The true erudite must own at least one of the Russians. e intellectual, the sensual, the idealistic, the literary, the philosophical, the psychological, the religious, the familial, and of course, murder!, all come together in this preeminent masterpiece. As this is Dostoyevsky’s longest novel, also see I.

IV. I May Be the Second Coming of Christ

Zondervan, Z., (2001). GNT Holy Bible, Good News Translation, Catholic Edition. Grand Rapids: Zondervan.

That this is the Good News Translation and not the King James version: make of it what you will. at this is cited under a single author with two Z’s in the name: make of it what you will. at this is the Catholic Edition: make of it what you will…

Coelho, P., (2006). The Alchemist. San Francisco: HarperSanFrancisco.

Bestselling exotic and inspirational fable about a shepherd boy who through his travels comes to understand himself. Often thrust in the face of hapless visitors as a “You have to read this!”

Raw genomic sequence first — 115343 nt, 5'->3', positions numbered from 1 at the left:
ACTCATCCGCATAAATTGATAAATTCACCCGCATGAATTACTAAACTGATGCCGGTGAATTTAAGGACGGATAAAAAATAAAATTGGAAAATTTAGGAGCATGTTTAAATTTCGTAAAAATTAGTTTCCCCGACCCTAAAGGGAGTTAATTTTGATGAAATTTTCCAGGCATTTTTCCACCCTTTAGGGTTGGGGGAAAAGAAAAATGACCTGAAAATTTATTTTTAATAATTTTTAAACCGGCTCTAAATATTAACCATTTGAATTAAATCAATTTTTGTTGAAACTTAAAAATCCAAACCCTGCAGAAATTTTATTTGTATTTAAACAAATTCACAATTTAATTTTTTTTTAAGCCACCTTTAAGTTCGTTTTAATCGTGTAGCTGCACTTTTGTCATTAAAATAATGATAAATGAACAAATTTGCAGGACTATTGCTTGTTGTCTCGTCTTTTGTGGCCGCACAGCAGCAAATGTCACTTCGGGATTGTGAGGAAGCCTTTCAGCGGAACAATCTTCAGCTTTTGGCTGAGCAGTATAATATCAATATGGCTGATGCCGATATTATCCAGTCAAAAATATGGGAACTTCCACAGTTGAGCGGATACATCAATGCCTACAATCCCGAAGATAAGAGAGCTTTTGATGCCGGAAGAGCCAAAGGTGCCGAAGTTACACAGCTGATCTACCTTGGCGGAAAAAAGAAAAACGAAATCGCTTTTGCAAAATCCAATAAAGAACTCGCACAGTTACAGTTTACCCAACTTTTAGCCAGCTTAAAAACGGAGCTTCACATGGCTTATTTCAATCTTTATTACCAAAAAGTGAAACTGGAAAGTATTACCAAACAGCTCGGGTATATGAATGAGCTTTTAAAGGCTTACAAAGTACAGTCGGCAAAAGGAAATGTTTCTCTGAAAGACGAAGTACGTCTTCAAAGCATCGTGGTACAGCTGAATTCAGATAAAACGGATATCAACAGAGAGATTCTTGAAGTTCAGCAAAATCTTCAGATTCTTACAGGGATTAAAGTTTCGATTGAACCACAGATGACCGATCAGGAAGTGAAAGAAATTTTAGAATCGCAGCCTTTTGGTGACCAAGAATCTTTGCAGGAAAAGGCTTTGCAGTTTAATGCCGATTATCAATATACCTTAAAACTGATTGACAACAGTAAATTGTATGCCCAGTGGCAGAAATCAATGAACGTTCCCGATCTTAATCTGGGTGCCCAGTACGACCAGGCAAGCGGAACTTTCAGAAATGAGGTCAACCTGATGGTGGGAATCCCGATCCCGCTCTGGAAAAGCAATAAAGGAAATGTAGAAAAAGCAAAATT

Sultan, S., (2004). The Koran for Dummies. Indianapolis: Wiley Publications.

Implies deep inquiry into and respect for Islam, despite national propaganda to the contrary. See III.

Editors, T., (2009). The Torah in English Text. City: CreateSpace.

The cosmopolitan heterosexual educated male also happens to be part Jewish, he will have you know. Furthermore, he will clarify that the seeds of the Bible lie in the Torah and that Israel is the pebble in President Barack Obama’s 9 1⁄2-sized shoe. See III and IX.

Easwaran, E., (2007). The Bhagavad Gita. Petaluma: Nilgiri Press

Punctuates his monologue about paths of knowledge, devotion, action, and meditation with, “Hindu women are as beautiful as the scriptures.”

V. Count on My Visionary Virility When is Race Man Starts The Revolution [Can also be cross referenced with IX]

Zi, S., & Giles, L. (2006). The Art of War. City: Filiquarian Publishing, LLC.

Merely owning this 25-centuries old book on Chinese military strategy and thought endows him with the superpowers needed for e Revolution.

Fanon, F., & Philcox, R. (2004). The Wretched of the Earth. New York: Grove Press.